In her book “The Happy Satanist,” the leader of a group pressing for an “After School Satan Club” at a Washington state elementary school admits she and her colleagues don’t believe in any supernatural being and view Satanism as a “formidable weapon to fight for the separation of church and state.”
“I’m proud to be part of a movement that dares to stand up to the increasingly shrill voices of the American theocracy, the intolerant religious bigots, and the abusers who use Christianity as an excuse for their evils,” Lillith Starr, the head of the Seattle chapter of the Satanic Temple, explained in the introduction to her 2015 book.
Members of Starr’s group also showed up at a high school football game where a coach had been leading post-game prayers, demanding they be given equal time. And a member in Alaska gave the invocation at a local council meeting that ended with, “Hail Satan.”
Starr explained what the Satanic Temple is about in a presentation to the Seattle Skeptics Society posted on the Seattle group’s website.
Starr said, according to the video: “At our core, we are an atheist activist group. That’s why we exist.”
She identified herself as a former ‘LaVeyan Satanist,’ a follower of the late Anton LaVey, the founder of the Church of Satan.
But a statement on the Seattle group’s website declares: “We are atheistic; we do not believe in supernatural beings like God or Satan. We celebrate the literary Satan as a potent symbol of rebellion against tyranny.”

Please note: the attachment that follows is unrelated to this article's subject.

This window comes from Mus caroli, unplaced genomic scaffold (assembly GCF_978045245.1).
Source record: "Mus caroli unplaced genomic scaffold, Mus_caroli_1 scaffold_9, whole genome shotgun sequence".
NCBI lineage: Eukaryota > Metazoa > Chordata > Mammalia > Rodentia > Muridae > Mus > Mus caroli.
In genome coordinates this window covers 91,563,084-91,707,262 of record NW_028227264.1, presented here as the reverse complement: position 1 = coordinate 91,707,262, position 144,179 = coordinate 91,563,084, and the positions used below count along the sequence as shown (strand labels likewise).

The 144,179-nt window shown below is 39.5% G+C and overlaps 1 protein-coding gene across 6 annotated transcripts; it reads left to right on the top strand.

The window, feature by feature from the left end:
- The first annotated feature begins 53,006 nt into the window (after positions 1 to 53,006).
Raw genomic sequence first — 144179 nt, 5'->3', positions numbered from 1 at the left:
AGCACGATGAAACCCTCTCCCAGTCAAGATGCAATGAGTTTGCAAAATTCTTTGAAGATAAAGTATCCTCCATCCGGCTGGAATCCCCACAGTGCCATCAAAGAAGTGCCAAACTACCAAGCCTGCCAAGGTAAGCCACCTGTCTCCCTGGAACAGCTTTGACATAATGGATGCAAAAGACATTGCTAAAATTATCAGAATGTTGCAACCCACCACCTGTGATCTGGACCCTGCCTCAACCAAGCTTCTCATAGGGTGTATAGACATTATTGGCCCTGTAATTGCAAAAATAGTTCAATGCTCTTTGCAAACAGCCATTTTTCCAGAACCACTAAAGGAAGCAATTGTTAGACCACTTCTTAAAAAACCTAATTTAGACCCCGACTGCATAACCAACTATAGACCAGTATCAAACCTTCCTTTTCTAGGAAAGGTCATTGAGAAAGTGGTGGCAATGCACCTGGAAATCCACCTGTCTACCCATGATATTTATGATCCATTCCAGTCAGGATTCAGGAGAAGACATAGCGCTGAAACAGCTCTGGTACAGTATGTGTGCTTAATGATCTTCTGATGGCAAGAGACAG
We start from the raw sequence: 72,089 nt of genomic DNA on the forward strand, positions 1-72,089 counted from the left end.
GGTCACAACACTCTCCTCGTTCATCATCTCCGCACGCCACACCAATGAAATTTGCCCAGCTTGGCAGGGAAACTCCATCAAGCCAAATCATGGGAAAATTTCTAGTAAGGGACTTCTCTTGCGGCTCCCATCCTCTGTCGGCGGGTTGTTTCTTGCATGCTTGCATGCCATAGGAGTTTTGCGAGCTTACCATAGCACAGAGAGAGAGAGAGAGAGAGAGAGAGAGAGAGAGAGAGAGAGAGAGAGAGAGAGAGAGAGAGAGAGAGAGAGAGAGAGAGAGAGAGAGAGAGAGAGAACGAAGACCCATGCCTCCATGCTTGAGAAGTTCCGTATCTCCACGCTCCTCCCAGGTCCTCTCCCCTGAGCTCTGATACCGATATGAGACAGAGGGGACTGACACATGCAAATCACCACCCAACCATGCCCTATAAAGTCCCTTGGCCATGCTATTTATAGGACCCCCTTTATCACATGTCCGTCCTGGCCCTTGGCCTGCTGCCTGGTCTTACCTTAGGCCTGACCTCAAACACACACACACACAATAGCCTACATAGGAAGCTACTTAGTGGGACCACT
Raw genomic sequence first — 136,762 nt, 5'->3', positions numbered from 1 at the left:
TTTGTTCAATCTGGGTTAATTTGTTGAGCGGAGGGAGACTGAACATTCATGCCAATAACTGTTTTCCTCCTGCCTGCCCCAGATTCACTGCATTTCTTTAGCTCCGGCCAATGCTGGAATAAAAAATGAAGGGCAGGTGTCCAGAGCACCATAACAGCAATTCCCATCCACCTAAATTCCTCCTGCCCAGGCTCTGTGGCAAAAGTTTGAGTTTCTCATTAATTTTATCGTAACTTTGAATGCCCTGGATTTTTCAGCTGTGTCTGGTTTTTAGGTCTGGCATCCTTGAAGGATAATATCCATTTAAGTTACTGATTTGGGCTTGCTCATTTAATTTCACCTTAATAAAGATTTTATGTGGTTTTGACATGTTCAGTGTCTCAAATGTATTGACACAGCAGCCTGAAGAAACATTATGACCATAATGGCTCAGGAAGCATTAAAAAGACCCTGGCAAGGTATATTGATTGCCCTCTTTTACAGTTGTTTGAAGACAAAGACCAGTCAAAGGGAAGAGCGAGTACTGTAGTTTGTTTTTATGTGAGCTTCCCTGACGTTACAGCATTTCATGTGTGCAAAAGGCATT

“We have a lot of atheists, humanists, some skeptics,” Starr said in the presentation.
“Basically anyone who is really tired and fed up with what’s going on with the religious right in this country and they want to do something.”
In her book, she says the Satanic Temple is “currently making headline after headline as they show up the hypocrisy of Christian legislation, demanding equal rights for Satanists wherever Christianity is inserted into our governments, schools and laws.
‘In the spirit of free expression’
Last October in Bremerton, Washington, west of Seattle, the Satanic Temple of Seattle came to a Bremerton High School football game clad in devil costumes to demand equal access to pray publicly. They were responding to assistant coach Joe Kennedy’s post-game ritual of quietly praying on the 50-yard line, which drew a crowd of players, parents and local residents in solidarity when the practice was opposed as an alleged violation of the First Amendment. The Seattle Times reported at that time that a half-dozen students and teachers invited the Satanists to attend an Oct. 29, 2015, game in “the spirit of free expression.”
Now, in Mount Vernon, Washington, about 60 miles north of Seattle, the Satanic Temple of Seattle is considering a lawsuit to force Centennial Elementary School to allow its After School Satan Club, the local Skagit Valley Herald reported.
The Satanists are seizing on a 2001 Supreme Court ruling, Good News Bible Club vs. Milford Central School District, which stated that if schools allow any organization to use school property, they must allow access to all organizations, including religious ones.
The Mount Vernon district is one of nine nationwide that has been chosen by the Satanic Temple to host a pilot After School Satan Club because the districts also host a Good News Bible Club.
The Christian clubs are run by the international group Child Evangelism Fellowship.
Centennial Principal Erwin Stroosma said the Satanists were not invited to the school, the Mount Vernon paper reported.
“We feel like we’re pawns in a game – someone else is manipulating us,” he said.
The Satanists want to rent space at Centennial for about an hour after school one day a month.